How did Posobiec’s tweet go viral so fast? It was reportedly retweeted 87 times in the first five minutes, suggesting, says Ben Nimmo at the Atlantic Council’s Digital Forensic Research Lab, that the message was being boosted with the help of bots.
“A bot is a Twitter profile which does not a single human operator behind it,” Nimmo tells BBC Trending, “For its profile picture it will have an image of someone else or a random picture like a mountain or a bird. it will be run by a computer programme, by an algorithm, which will essentially retweet everything from listed accounts or to retweet any tweets that mention certain words. So it is fully automated.”
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There were some fully automated accounts spreading the tag – but it wasn’t just bots. Thousands of real people shared the tweet too. Several accounts that specialise in political messaging, in this case linked to the US “alt-right” movement, shared Posobiec’s tweet. It’s notable that this happened mostly outside of France. Initially those sharing these messages were mostly English speakers, rather than French speakers.
The biggest initial boost, however, came not with bots or alt-right activists, but in the form of the official WikiLeaks Twitter account, which shared the 4chan link in a cautiously worded post.
The leaks then began being shared by well-known National Front accounts, this time in French. Around 47,000 tweets were posted in three hours and the hashtag #MacronLeaks began to trend in France. By Saturday morning, it had reached the worldwide trend list. Crucially, this meant the story was spreading, despite reporting restrictions in force in France.
By this time, an informal and global network of political activists was working hard to spread the story. Conversations in private, English-speaking, pro-Le Pen groups on the messaging app Discord were discussing how to amplify Posobiec’s hashtag and use internet-friendly memes to further discredit Macron.
The political response
As the reporting restrictions approached and the hashtag reached full volume, politicians from both camps scrambled to respond. Florian Philippot, the vice president of Marine Le Pen’s National Front, responded to the story at 22:40 BST (23:40 French time) by tweeting “Will #MacronLeaks teach us something that investigative journalism has deliberately killed?”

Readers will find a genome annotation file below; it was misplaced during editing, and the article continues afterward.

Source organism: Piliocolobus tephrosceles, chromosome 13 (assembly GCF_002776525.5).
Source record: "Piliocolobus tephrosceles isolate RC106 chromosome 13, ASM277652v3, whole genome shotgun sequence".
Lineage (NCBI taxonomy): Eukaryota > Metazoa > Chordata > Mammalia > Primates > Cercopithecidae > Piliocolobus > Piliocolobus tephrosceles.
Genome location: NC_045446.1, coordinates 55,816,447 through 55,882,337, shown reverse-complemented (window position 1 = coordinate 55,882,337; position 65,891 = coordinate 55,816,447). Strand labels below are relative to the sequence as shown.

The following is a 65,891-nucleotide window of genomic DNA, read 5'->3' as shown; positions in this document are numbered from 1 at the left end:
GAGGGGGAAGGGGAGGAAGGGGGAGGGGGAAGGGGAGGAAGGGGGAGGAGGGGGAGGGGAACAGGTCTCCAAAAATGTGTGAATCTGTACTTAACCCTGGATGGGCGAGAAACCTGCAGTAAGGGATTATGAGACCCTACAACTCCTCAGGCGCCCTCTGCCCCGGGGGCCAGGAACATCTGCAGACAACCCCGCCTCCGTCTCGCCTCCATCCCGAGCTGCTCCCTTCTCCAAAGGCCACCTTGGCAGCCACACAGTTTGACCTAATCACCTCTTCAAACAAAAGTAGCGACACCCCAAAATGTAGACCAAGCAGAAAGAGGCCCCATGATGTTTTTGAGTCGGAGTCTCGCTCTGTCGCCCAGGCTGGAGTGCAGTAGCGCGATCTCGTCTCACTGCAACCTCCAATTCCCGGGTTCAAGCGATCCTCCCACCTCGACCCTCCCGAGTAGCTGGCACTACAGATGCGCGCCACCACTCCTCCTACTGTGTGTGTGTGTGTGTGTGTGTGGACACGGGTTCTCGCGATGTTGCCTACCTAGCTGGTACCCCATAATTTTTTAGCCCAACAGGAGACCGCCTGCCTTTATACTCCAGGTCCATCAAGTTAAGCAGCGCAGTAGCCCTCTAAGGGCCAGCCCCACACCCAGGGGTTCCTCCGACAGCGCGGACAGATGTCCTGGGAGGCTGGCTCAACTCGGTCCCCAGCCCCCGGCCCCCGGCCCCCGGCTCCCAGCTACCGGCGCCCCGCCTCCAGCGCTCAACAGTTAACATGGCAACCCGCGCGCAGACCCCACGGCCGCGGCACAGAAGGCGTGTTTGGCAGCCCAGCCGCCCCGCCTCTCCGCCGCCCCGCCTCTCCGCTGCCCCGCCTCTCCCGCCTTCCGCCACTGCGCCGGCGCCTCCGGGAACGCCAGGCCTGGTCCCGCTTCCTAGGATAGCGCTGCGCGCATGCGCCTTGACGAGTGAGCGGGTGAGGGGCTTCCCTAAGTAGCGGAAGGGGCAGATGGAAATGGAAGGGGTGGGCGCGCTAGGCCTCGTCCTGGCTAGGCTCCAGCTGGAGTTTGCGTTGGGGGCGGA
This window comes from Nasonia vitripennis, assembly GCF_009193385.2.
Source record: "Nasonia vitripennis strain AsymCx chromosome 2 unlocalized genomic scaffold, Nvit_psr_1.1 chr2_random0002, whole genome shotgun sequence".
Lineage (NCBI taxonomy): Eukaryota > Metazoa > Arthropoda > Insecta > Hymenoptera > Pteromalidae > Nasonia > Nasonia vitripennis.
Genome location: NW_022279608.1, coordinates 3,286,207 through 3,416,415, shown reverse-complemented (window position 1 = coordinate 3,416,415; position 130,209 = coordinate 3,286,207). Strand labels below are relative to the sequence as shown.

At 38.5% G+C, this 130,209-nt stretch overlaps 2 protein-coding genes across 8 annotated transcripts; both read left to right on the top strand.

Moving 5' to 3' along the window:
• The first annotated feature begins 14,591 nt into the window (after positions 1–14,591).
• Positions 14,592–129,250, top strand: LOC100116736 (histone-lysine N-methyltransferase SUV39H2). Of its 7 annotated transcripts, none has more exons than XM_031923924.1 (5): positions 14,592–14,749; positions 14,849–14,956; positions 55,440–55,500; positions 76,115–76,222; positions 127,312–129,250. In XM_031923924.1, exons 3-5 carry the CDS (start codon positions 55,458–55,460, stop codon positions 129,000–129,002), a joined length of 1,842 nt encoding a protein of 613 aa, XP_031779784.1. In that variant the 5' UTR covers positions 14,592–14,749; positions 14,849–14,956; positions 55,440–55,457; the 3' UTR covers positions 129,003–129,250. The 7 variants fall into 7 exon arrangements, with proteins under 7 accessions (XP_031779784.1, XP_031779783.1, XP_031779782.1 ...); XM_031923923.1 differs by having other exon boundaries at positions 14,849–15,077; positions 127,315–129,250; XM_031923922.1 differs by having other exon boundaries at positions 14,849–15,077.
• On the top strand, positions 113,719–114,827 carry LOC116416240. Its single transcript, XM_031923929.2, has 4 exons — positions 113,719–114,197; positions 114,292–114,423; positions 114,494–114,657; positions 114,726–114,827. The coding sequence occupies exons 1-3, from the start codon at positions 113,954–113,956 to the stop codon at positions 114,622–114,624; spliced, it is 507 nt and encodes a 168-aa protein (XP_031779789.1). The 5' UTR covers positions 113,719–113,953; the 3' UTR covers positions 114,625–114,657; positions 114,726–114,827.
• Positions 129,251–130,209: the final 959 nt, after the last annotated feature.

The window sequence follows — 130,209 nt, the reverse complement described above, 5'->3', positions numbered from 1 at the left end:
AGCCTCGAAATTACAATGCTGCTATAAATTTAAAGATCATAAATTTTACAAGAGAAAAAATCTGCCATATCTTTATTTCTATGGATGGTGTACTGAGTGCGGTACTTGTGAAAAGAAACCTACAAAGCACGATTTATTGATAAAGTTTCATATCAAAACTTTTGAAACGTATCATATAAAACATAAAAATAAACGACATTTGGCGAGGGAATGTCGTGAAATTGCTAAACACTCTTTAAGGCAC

Sylvain Fort, a campaign spokesman for Emmanuel Macron, responded by calling Philippot’s tweet “vile”.
Five minutes before the restrictions were due to start, Macron’s team released a press release condemning the leak, saying that they been subject to a “massive and coordinated piracy action”.
4chan’s owner Hiroyuki Nisimura tweeted, attempting to distance his site from the leaks.
Who’s behind it all?
It still remains unclear who is behind the leaks. But the Macron campaign said that some of the sites spreading the leaks were “linked to Russian interests.”
Similar allegations have been made in the past. In March 2017, David Grout, from cybersecurity firm FireEye, told BBC Trending that there appeared to be “interest from Russian hacking group APT 28, also known as Fancy Bear, in influencing the French election.” After the latest leak, a number of cybersecurity firms have also attributed it to the APT 28 group.
The group has previously been accused of attacks on the Democratic National Committee during the US election.
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The Russian government has not commented on these allegations. In the past it’s denied political meddling of this sort, saying they have “never interfered” with a foreign election.
The leak, and similar online activity, will continue to have political ramifications. So far, however, it seems not to have swayed most voters. On Sunday, France chose Macron as their next president, with 66% of the vote.
Additional reporting by Mike Wendling